(Have we learned anything?)
Pruritus Ani is not a new disease. It has been a steady medical problem for at least the last 100+ years that one can easily research on the internet. Around the year 1900, a doctor by the name of Sir Charles Bent Ball invented what became known as “Balls Operation”, a surgery to stop the itching of chronic pruritus ani. This surgery left the patient numb in the area for a long while, but was said at the time to relieve the itching even after feeling returned.
In 1910, Dr. Patrick Leighton reported in an article that he performed two successful Ball Operations. Why would anyone go through surgery back in 1910 when the slightest infection could kill you? The itching must have been horrendous and as us sufferers know; it truly is a nightmare affliction. Here is a quote from the first paragraph describing the situation: “I venture to record the following two cases, on which I operated this year, as since endless remedies have been tried for this horrid affection…” He goes on in the third paragraph: “The malady is looked on as a neurosis” (Definition of neurosis is: mild mental illness, hypochondria, not a real physical problem, it’s all in the head!) The surgery didn’t cut nerves and leave permanent paralysis, it temporarily numbed the area to give the patient a break in the scratching and then the hope was that the “neurosis” of scratching would be forgotten.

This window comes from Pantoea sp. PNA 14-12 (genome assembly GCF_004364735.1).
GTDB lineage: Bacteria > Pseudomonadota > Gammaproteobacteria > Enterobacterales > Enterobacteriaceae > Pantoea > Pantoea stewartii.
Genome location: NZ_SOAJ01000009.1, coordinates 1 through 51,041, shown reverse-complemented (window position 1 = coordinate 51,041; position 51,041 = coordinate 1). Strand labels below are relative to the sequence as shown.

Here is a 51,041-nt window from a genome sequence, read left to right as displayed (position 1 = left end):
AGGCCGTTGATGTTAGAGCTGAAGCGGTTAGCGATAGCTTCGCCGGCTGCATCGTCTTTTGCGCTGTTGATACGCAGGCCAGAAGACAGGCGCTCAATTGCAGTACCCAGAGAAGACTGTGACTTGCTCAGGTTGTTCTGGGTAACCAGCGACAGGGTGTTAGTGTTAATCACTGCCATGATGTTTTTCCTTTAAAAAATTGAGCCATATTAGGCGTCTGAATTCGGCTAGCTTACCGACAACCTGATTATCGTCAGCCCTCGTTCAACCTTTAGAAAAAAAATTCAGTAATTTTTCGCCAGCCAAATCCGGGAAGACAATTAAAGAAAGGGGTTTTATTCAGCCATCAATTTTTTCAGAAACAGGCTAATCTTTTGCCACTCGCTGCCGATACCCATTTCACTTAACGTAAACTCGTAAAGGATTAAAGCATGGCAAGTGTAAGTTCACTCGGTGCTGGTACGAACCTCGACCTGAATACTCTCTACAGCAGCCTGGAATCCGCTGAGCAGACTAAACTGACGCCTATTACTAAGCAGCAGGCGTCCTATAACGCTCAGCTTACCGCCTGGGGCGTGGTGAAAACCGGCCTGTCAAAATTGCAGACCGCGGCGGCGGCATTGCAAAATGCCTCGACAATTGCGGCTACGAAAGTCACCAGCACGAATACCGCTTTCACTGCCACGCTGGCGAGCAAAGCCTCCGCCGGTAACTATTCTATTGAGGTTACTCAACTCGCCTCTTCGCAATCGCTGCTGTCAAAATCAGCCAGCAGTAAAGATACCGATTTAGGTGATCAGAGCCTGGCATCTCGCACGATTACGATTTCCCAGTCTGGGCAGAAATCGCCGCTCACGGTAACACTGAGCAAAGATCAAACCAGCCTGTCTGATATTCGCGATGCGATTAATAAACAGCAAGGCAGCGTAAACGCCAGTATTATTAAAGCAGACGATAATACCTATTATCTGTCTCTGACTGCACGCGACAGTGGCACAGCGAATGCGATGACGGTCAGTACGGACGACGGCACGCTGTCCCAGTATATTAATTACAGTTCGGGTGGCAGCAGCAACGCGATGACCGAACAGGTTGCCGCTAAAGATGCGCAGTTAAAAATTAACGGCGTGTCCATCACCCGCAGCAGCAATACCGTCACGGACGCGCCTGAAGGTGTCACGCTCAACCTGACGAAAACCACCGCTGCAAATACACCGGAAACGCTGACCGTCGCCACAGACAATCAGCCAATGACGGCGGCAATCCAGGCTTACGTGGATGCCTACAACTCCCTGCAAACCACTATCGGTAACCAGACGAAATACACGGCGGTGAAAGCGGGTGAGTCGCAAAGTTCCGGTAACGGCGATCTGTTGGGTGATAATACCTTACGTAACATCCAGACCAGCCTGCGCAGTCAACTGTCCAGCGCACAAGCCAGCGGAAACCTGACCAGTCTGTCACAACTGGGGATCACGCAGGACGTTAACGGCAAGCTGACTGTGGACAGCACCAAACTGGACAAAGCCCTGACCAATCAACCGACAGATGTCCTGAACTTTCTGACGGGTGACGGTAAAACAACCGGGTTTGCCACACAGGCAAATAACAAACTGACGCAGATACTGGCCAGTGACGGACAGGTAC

There is one article that shows up with a quick search that explains this operation and other prescribed medical treatments for patients with pruritus ani. It’s a published medical paper written in December 1934 by J.P. Lockhart-Mummery, FRCS, the senior surgeon for diseases of the bowel at St. Marks Hospital. The reason someone would go under the knife in 1910 to relieve this itching becomes immediately obvious as he speaks of madness and insanity: “In various degrees pruritus ani is a very common complaint. It may only be a slight itching lasting a few days and then passing off, or easily amenable to treatment, or it may be a most serious condition, coming on in paroxysms which drive the patient nearly mad and prevent him from obtaining any proper sleep, often for weeks at a time.” Here is another: “The itching comes on in violent paroxysms, without cause, at any time of the day or night, and is so severe as to drive the patient to the verge of insanity.”
I personally find Dr Lockhart-Mummery’s article extremely interesting. In 1934 he lays out the way to treat pruritus ani and it happens to be just like it’s done today! First of all, find the cause if you can and eliminate it. He and I agree one aspect of this… 85 years apart… about the cause of pruritus ani: “I am convinced that the exciting cause of pruritus is a local one in all cases, and that constitutional states have merely a predisposing or secondary influence in causing the itching. It must be admitted that in some cases the most careful search fails to discover any local cause; but this is because our knowledge is insufficient to enable us to discover it, or, perhaps, to recognize it when seen.”
The Pranicura Treatment, the most successful documented treatment for chronic pruritus ani ever developed, follows his theory from 1934! It assumes that there IS a local cause in the anal area whenever the itch presents itself, even though no one has yet identified it. The anal area is then cleaned with a baby wipe (moist disposable towelette) and patted dry. If the itch is gone then the patient is done. If the itch is still there, a special ointment is applied.